When the logic unit 46 determines that the by-pass flow control valve 23 is reaching an operating limit, the signal 47 allows the main stock flow control signals 39 to pass through the inhibitor 41 and they are thus applied to the drive unit 43. The output 44 of the drive unit 43 repositions steam valve 31 through positioner 45. The repositioning of the steam valve 31 is such as to increase or decrease the speed of the stock pump 26 by providing more or less steam 29 to the turbine 33. Thus, through a change in speed of the stock pump 26, the main stock flow in line 9 is changed.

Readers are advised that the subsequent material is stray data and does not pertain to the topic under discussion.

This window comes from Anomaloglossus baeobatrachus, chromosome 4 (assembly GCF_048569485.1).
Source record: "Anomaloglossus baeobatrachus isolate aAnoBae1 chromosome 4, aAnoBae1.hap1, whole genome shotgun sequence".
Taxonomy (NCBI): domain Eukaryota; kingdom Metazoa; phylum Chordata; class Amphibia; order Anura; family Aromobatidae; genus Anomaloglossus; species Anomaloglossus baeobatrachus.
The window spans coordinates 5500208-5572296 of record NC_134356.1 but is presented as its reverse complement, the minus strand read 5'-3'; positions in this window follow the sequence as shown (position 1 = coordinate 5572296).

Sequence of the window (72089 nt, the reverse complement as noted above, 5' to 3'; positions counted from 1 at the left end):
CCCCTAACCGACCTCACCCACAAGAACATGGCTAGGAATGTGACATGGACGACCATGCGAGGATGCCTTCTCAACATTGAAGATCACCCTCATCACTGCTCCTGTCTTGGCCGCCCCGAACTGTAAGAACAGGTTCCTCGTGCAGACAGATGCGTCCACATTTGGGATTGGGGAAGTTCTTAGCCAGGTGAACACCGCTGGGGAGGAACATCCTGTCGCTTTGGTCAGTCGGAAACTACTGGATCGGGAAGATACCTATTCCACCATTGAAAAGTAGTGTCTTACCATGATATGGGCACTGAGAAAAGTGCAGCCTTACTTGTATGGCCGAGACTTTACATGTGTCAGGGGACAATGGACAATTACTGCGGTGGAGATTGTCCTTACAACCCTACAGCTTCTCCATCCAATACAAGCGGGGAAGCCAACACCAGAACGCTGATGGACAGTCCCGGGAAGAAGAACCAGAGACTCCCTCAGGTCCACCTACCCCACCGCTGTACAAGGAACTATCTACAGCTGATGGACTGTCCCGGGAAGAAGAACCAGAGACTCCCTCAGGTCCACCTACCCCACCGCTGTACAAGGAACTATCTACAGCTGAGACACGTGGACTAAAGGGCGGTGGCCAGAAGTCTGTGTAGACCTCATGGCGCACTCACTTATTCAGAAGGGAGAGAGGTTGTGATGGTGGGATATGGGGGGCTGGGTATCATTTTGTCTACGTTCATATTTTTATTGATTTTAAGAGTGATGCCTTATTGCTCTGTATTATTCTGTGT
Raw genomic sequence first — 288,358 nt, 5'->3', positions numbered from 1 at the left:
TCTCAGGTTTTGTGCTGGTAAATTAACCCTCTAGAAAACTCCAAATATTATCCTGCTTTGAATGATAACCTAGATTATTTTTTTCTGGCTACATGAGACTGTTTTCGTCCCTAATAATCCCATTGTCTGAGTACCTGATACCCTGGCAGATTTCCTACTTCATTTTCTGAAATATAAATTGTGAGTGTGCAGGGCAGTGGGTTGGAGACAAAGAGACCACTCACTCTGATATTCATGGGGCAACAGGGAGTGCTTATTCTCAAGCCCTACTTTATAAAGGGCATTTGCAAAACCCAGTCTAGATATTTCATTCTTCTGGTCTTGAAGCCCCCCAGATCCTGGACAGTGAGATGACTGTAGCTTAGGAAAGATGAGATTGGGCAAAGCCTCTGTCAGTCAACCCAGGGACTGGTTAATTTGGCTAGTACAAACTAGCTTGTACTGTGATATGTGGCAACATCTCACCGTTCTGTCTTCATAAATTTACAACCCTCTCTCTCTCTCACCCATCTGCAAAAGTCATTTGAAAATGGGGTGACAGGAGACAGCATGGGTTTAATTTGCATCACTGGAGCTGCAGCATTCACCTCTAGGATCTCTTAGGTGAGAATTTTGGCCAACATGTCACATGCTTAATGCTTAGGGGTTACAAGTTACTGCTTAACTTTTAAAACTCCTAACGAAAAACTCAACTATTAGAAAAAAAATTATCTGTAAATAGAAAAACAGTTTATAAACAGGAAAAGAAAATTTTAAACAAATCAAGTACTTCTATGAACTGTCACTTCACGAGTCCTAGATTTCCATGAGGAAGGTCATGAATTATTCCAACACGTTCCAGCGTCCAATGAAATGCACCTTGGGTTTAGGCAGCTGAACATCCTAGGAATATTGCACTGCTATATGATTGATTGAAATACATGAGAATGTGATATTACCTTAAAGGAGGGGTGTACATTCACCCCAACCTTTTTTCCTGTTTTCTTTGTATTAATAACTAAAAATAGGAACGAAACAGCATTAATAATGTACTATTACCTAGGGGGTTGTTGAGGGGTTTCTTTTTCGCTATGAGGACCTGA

Summarizing the operation of the entire system as shown in FIG. 1, let it be assumed that, initially, the headbox system is in balance, i.e. the headbox stock flow 15 to the headbox 10 is equal to the stock discharge 13 and its equality is manifested by a constant level of the stock 11 in the headbox 10. So long as this condition exists, the by-pass flow 24 is held at a constant rate by maintaining the position of the by-pass flow control valve 23 at an appropriate point. Further, let it be assumed that the stock pump 26 is operating at only 50 percent of its maximum speed and that the headbox stock flow 15 to the headbox 10 is maintained, by the by-pass flow control system, at a level of 35 percent of the maximum headbox stock flow 15 which could be achieved if the stock pump 26 was running at maximum speed and the by-pass flow control valve was closed. Finally, by way of a disturbance, let it be assumed that the slice is opened in order to produce a heavier weight board with the result that there is an increase in the stock discharge 13 from the headbox 10 and the new stock discharge rate requires a headbox stock flow rate of 60 percent. Because of the aforementioned disturbance, the level of the stock 11 in the headbox will begin to fall. This change in level will be detected by the total head transmitter 17 causing a reduction in the output signal 17a which will give rise to a positive error signal 20 since there has been no change in the total head set point 18a. When the positive error signal 20 is applied to the by-pass flow controller 21 there will be a resulting increase in the by-pass flow control signal 22 from the controller 21 which will be converted by the electropneumatic converter 27 to an increased pressure signal 27a which is transmitted to the by-pass flow control valve 23. Since, in this embodiment, the by-pass flow control valve 23 must be an air-to-close valve, the increase in the pressure signal 27a will cause the by-pass flow control valve 23 to move toward its closed position. The result of this action will be a decrease in the by-pass flow and a resulting increase in the headbox stock flow. This control action will continue into one of two conditions occurs. First the by-pass flow control valve 23 may continue to close until it establishes a new and higher headbox stock flow rate 15 equal to the stock discharge rate 13 at which point the manipulation of the by-pass flow control valve 23 will cease. However, under the facts assumed above, this condition will never be reached because the stock pump 26 is only operating at 50 percent of its maximum speed but a headbox stock flow of 65 percent is required. Thus, as the position of the by-pass flow control valve 23 approaches its fully closed position (one operating limit) it will be apparent that the required headbox stock flow rate 15 is in excess of that which can be delivered at the present operating speed of the stock pump 26. Therefore, it will become necessary to increase the speed of the stock pump 26 or, more accurately, increase the main stock flow in the line 9. To effect this result, the remainder of the control system will take appropriate action to increase the speed of the stock pump 26 and thus increase the main stock flow in the line 9. Thus, when the by-pass flow control valve 23 closes to a pre-set point, e.g. 10 percent, the logic unit 46 will sense that the by-pass flow control valve 23 is reaching an operating limit and will allow the inhibitor 41 to pass appropriate main stock flow control signals 39 to increase the main stock flow by increasing the speed of the stock pump 26. As the main stock flow rate increases, the level of the stock 11 in the headbox 10 will stop falling and will start to rise. At this point, the by-pass flow control system 49 will start to open the by-pass flow control valve 23 and will continue to open as long as the main stock flow 15 continues to increase. However, when the by-pass flow control valve opens to a pre-set point, e.g. 40 percent open, the logic unit 46 will cause the inhibitor 41 to block any further main stock flow control signals 39 and thus the main stock flow 9 will stop increasing. The by-pass flow control system 49 will then manipulate the by-pass flow control valve 23 until the appropriate stock flow 5 is obtained at which point the entire system will again be in balance and the position of the by-pass flow control valve 23 will not be close to one of its operating limits.